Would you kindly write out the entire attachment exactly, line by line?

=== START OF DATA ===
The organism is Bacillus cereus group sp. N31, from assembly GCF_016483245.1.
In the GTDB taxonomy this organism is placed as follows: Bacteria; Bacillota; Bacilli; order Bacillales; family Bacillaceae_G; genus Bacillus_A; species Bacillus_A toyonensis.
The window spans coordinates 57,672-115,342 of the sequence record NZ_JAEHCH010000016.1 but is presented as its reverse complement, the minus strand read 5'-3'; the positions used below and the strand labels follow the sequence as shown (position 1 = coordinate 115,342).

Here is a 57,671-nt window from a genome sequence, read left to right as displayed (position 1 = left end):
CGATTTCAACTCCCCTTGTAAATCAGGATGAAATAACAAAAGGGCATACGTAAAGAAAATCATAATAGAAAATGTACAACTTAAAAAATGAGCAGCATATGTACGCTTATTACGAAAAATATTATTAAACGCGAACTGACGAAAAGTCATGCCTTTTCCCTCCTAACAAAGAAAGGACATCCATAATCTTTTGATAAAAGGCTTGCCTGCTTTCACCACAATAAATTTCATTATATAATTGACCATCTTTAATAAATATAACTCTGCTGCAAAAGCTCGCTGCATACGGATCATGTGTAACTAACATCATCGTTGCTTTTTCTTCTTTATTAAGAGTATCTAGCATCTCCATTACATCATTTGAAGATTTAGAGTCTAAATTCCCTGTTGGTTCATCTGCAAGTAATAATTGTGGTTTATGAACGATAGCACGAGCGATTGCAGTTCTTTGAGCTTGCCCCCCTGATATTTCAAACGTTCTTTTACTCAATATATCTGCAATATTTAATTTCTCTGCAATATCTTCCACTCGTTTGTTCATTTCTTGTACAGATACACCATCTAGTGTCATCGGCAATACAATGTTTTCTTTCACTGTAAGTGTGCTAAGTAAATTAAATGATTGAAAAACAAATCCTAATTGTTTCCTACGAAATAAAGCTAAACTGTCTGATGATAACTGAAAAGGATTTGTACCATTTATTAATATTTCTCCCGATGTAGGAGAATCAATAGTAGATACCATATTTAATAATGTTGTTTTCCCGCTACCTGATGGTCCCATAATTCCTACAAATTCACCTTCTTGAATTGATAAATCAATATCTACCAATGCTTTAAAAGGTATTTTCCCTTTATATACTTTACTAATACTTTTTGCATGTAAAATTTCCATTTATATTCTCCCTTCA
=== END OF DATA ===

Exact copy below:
The organism is Bacillus cereus group sp. N31, from assembly GCF_016483245.1.
In the GTDB taxonomy this organism is placed as follows: Bacteria; Bacillota; Bacilli; order Bacillales; family Bacillaceae_G; genus Bacillus_A; species Bacillus_A toyonensis.
The window spans coordinates 57,672-115,342 of the sequence record NZ_JAEHCH010000016.1 but is presented as its reverse complement, the minus strand read 5'-3'; the positions used below and the strand labels follow the sequence as shown (position 1 = coordinate 115,342).

Here is a 57,671-nt window from a genome sequence, read left to right as displayed (position 1 = left end):
CGATTTCAACTCCCCTTGTAAATCAGGATGAAATAACAAAAGGGCATACGTAAAGAAAATCATAATAGAAAATGTACAACTTAAAAAATGAGCAGCATATGTACGCTTATTACGAAAAATATTATTAAACGCGAACTGACGAAAAGTCATGCCTTTTCCCTCCTAACAAAGAAAGGACATCCATAATCTTTTGATAAAAGGCTTGCCTGCTTTCACCACAATAAATTTCATTATATAATTGACCATCTTTAATAAATATAACTCTGCTGCAAAAGCTCGCTGCATACGGATCATGTGTAACTAACATCATCGTTGCTTTTTCTTCTTTATTAAGAGTATCTAGCATCTCCATTACATCATTTGAAGATTTAGAGTCTAAATTCCCTGTTGGTTCATCTGCAAGTAATAATTGTGGTTTATGAACGATAGCACGAGCGATTGCAGTTCTTTGAGCTTGCCCCCCTGATATTTCAAACGTTCTTTTACTCAATATATCTGCAATATTTAATTTCTCTGCAATATCTTCCACTCGTTTGTTCATTTCTTGTACAGATACACCATCTAGTGTCATCGGCAATACAATGTTTTCTTTCACTGTAAGTGTGCTAAGTAAATTAAATGATTGAAAAACAAATCCTAATTGTTTCCTACGAAATAAAGCTAAACTGTCTGATGATAACTGAAAAGGATTTGTACCATTTATTAATATTTCTCCCGATGTAGGAGAATCAATAGTAGATACCATATTTAATAATGTTGTTTTCCCGCTACCTGATGGTCCCATAATTCCTACAAATTCACCTTCTTGAATTGATAAATCAATATCTACCAATGCTTTAAAAGGTATTTTCCCTTTATATACTTTACTAATACTTTTTGCATGTAAAATTTCCATTTATATTCTCCCTTCA